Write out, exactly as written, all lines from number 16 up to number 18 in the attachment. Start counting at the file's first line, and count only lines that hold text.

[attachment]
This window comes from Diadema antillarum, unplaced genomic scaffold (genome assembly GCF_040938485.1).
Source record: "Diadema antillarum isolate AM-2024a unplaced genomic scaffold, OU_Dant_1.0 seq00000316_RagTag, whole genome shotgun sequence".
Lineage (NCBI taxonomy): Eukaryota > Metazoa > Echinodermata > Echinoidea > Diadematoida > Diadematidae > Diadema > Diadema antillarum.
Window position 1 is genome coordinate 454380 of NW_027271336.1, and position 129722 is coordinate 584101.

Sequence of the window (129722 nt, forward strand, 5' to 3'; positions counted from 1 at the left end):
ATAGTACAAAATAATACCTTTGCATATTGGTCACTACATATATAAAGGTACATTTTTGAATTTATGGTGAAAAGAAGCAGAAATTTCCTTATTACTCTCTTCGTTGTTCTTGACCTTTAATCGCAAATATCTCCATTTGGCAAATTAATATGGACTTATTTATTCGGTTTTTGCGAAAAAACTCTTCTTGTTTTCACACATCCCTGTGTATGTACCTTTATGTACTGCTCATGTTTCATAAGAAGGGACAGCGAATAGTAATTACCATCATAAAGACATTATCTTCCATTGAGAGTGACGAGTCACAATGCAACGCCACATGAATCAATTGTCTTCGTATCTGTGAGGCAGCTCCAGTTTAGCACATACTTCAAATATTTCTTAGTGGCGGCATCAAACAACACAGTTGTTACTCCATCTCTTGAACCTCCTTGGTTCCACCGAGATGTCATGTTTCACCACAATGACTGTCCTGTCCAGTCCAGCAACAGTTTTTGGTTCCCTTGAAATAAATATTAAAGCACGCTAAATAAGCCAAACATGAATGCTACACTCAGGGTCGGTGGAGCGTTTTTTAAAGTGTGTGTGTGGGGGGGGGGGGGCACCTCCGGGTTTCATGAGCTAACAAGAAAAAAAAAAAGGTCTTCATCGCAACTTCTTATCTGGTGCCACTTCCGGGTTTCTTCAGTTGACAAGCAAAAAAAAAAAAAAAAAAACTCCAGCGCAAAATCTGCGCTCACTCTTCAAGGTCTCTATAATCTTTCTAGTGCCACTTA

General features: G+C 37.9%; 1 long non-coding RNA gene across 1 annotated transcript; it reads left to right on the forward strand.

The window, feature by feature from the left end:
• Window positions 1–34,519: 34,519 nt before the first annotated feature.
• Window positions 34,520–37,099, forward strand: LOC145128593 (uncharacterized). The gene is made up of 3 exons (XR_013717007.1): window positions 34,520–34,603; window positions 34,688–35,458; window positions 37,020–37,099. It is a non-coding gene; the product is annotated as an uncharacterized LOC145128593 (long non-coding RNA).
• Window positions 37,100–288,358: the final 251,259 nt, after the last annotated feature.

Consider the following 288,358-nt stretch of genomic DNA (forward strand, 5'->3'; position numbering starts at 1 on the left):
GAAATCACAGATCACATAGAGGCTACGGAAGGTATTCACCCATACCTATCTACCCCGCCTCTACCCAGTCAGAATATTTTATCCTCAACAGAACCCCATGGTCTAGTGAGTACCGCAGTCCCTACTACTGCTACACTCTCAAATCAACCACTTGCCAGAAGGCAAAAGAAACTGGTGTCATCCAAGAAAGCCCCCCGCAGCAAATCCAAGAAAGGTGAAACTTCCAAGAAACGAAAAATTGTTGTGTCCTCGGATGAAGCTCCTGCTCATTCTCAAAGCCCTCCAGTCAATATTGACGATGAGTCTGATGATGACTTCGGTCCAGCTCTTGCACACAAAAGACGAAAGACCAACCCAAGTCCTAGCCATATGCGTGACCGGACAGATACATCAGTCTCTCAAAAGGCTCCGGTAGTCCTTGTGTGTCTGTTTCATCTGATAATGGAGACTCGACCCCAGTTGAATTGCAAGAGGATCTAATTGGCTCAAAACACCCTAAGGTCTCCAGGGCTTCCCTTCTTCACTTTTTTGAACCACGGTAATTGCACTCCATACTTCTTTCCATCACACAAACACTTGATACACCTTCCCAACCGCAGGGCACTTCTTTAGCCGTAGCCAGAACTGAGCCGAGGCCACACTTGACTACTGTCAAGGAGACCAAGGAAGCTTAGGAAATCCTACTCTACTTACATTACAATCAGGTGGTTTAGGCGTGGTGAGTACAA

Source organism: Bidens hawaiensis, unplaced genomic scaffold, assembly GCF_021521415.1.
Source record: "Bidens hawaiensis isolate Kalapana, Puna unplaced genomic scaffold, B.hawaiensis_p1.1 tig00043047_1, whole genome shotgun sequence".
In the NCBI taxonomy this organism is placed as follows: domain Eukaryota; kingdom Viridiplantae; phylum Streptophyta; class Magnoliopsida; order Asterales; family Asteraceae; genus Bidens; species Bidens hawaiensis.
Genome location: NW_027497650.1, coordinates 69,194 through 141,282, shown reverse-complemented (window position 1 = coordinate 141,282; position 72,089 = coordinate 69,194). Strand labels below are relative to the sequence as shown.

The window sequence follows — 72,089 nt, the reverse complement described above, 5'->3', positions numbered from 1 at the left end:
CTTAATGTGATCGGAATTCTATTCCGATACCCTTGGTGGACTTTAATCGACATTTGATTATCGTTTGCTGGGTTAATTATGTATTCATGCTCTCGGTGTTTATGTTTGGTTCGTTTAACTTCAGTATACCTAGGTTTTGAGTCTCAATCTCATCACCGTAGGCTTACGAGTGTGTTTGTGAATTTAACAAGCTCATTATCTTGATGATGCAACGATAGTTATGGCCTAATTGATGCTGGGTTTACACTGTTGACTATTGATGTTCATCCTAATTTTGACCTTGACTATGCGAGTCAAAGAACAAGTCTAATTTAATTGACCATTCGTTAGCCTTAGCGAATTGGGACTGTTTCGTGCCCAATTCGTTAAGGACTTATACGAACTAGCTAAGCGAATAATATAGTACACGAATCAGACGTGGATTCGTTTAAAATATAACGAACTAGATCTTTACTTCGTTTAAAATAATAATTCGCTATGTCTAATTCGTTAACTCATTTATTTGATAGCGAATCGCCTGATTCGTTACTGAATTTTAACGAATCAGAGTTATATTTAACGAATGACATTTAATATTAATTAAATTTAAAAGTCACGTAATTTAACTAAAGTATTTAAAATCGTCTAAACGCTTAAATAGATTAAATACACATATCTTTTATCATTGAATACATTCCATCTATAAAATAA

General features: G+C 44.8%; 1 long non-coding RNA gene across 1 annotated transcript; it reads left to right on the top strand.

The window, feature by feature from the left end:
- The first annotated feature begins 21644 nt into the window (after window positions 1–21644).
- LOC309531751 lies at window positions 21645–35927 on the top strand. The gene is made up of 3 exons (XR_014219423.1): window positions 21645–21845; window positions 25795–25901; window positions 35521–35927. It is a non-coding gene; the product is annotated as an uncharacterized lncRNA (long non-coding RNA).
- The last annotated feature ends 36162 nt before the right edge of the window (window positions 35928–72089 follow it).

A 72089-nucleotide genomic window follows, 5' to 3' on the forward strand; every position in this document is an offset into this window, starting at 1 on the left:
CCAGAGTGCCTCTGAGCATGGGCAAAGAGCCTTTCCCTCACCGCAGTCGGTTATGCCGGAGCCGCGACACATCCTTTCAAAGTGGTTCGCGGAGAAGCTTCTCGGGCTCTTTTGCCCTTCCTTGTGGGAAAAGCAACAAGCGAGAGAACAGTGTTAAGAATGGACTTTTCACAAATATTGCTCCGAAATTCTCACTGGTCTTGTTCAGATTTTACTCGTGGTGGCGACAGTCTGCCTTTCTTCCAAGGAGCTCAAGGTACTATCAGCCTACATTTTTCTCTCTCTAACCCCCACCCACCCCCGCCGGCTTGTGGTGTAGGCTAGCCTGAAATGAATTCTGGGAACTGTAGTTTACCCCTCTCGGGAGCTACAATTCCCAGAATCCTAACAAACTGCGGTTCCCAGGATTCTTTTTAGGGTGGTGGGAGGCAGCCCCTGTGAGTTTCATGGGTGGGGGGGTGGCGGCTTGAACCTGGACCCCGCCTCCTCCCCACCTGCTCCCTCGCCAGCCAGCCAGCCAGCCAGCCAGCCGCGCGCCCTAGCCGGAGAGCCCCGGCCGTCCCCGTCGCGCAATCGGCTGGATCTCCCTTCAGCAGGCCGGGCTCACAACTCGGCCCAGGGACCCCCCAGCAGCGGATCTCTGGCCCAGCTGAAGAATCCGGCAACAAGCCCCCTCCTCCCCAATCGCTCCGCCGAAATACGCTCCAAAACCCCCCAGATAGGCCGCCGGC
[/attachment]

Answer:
In the NCBI taxonomy this organism is placed as follows: domain Eukaryota; kingdom Viridiplantae; phylum Streptophyta; class Magnoliopsida; order Asterales; family Asteraceae; genus Bidens; species Bidens hawaiensis.
Genome location: NW_027497650.1, coordinates 69,194 through 141,282, shown reverse-complemented (window position 1 = coordinate 141,282; position 72,089 = coordinate 69,194). Strand labels below are relative to the sequence as shown.

The window sequence follows — 72,089 nt, the reverse complement described above, 5'->3', positions numbered from 1 at the left end: